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Energies 2018, 11(8), 2168; https://doi.org/10.3390/en11082168

Autoignition Behavior of an Ethanol-Methylcellulose Gel Droplet in a Hot Environment

1
Department of Aerospace Engineering, Korea Advanced Institute of Science and Technology (KAIST), 291 Daehak-ro, Yuseong-gu, Daejeon 34141, Korea
2
Department of Aeronautical & Mechanical Design Engineering, Korea National University of Transportation, Daehak-ro 50, Chungju City 27469, Korea
*
Authors to whom correspondence should be addressed.
Received: 27 July 2018 / Revised: 17 August 2018 / Accepted: 17 August 2018 / Published: 19 August 2018
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Abstract

Autoignition of an ethanol-based gel droplet was experimentally investigated by adding 10 wt % of methylcellulose as gellant to liquid ethanol. Experimental studies of the ignition behavior of the gel droplet were found to be quite rare. The initial droplet diameter was 1.17 ± 0.23 mm. The gel droplet was suspended on a K-type thermocouple and its evaporation, ignition and combustion characteristics were evaluated and compared with pure ethanol at an ambient temperature of 600, 700, and 800 °C under atmospheric pressure conditions. The gel droplet exhibited swelling and vapor jetting phenomena. Before ignition, a linear decrease in droplet diameter followed by a sudden increase was repeatedly observed, which was caused by evaporation and swelling processes, respectively. Major droplet swelling was detected just before the onset of ignition at all temperatures. But no further swelling was detected after ignition. For the gel droplet, the ignition delay accounted for 93% of the droplet lifetime at 600 °C, and 88% at 700 °C, but only 31% at 800 °C. Its average burning rate was also evaluated for all temperatures. At 800 °C, the gellant layer no longer exerts any influence on the combustion of the gel droplet. View Full-Text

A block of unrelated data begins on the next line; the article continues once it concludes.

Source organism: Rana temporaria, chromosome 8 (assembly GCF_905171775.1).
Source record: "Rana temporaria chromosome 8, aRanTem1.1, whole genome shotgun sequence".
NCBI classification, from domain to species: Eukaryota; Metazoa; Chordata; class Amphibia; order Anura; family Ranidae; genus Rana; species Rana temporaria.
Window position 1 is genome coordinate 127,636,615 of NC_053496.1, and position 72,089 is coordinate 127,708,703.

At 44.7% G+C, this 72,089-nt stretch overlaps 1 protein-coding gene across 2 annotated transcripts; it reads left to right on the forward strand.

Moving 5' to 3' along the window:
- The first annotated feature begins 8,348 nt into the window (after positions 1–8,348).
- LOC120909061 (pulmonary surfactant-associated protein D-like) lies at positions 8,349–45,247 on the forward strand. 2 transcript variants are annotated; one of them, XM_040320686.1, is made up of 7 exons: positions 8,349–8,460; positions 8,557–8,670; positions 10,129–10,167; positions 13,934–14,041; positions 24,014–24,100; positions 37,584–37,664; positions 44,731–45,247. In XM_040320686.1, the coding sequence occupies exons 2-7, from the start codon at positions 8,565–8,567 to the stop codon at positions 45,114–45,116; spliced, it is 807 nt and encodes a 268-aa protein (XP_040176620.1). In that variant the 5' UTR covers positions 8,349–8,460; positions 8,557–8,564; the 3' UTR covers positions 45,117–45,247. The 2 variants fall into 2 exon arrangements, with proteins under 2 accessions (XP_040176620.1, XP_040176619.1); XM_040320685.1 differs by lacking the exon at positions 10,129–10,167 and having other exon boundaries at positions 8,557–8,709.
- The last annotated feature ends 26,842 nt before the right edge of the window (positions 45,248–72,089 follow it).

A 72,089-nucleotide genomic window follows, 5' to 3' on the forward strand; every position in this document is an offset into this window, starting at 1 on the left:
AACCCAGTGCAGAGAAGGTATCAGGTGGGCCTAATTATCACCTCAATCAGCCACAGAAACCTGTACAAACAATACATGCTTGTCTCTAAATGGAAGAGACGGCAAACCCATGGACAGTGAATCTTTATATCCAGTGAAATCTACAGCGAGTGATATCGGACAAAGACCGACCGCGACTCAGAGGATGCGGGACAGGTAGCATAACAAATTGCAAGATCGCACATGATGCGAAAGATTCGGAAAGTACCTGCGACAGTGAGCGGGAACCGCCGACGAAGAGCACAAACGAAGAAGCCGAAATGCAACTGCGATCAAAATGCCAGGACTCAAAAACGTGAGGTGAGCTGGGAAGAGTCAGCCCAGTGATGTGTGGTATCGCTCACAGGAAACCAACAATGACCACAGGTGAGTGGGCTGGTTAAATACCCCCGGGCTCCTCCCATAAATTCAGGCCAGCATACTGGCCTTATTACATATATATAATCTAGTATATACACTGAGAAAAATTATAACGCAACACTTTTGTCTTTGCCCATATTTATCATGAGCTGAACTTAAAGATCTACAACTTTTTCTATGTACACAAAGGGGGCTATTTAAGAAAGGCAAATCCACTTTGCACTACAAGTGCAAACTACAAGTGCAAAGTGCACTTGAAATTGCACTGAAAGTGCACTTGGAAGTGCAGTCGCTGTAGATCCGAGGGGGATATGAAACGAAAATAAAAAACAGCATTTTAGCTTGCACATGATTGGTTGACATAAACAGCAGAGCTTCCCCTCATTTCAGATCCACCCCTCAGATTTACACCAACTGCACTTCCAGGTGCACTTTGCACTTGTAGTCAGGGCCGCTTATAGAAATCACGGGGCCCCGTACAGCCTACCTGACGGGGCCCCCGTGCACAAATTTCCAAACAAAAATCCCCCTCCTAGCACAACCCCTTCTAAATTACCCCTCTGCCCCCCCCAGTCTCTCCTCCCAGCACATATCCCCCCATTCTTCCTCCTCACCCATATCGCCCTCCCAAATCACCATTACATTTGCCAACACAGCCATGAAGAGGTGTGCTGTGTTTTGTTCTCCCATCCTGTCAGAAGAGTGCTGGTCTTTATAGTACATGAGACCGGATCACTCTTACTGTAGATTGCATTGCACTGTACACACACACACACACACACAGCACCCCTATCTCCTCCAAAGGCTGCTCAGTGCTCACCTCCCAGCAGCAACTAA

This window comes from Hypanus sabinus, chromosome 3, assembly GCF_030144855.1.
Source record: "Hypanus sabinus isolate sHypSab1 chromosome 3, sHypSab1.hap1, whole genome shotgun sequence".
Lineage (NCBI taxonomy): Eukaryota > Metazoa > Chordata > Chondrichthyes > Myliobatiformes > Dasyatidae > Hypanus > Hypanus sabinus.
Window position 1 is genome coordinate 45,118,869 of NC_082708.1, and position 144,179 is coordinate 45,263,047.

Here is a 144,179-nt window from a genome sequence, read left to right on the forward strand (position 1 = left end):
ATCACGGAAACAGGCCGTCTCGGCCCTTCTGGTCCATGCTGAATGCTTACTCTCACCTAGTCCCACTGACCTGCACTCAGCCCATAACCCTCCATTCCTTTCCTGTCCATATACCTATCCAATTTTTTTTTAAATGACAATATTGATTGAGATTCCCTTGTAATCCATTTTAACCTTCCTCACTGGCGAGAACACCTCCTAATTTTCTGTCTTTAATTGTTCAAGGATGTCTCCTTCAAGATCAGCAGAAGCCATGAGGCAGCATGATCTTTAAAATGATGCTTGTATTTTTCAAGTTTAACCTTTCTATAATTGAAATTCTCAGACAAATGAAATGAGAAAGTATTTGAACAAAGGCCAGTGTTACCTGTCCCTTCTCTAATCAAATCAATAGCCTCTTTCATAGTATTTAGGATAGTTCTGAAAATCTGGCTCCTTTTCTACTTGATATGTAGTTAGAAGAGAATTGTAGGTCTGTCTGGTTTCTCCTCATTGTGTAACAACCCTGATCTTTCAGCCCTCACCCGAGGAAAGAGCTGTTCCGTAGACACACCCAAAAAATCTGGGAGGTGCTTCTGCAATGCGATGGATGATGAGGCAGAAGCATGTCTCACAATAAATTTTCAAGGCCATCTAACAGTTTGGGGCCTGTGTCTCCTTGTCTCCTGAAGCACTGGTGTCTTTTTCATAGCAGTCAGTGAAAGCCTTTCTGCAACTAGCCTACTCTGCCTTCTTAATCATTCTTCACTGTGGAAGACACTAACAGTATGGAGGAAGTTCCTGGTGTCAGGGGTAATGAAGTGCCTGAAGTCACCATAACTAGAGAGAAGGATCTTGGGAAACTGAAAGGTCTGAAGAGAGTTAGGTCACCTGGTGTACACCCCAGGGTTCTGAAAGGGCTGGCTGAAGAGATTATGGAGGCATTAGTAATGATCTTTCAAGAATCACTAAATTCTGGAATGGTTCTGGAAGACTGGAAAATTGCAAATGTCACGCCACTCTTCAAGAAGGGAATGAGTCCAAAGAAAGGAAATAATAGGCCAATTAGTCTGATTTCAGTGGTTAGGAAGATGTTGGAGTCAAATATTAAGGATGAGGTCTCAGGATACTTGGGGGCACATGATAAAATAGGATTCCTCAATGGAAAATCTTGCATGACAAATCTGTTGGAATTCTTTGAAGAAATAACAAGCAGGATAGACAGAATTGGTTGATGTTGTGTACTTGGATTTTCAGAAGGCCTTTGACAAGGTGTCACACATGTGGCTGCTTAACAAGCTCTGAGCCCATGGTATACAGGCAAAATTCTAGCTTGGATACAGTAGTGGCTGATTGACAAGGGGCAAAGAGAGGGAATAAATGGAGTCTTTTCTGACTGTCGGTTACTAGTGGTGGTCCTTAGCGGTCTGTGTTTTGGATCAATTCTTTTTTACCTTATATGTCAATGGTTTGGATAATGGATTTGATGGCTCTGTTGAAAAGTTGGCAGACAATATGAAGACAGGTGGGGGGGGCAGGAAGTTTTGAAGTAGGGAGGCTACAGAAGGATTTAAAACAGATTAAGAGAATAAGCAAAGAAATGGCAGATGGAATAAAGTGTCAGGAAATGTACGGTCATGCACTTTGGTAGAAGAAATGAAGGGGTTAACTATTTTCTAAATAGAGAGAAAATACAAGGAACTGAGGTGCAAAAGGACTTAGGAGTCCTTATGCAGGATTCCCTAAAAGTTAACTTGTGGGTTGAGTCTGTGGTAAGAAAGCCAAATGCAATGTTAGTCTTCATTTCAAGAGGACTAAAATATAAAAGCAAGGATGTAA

Keywords: autoignition; combustion; droplet; ethanol; gel propellant autoignition; combustion; droplet; ethanol; gel propellant
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Lee, D.; Won, J.; Baek, S.W.; Kim, H. Autoignition Behavior of an Ethanol-Methylcellulose Gel Droplet in a Hot Environment. Energies 2018, 11, 2168.

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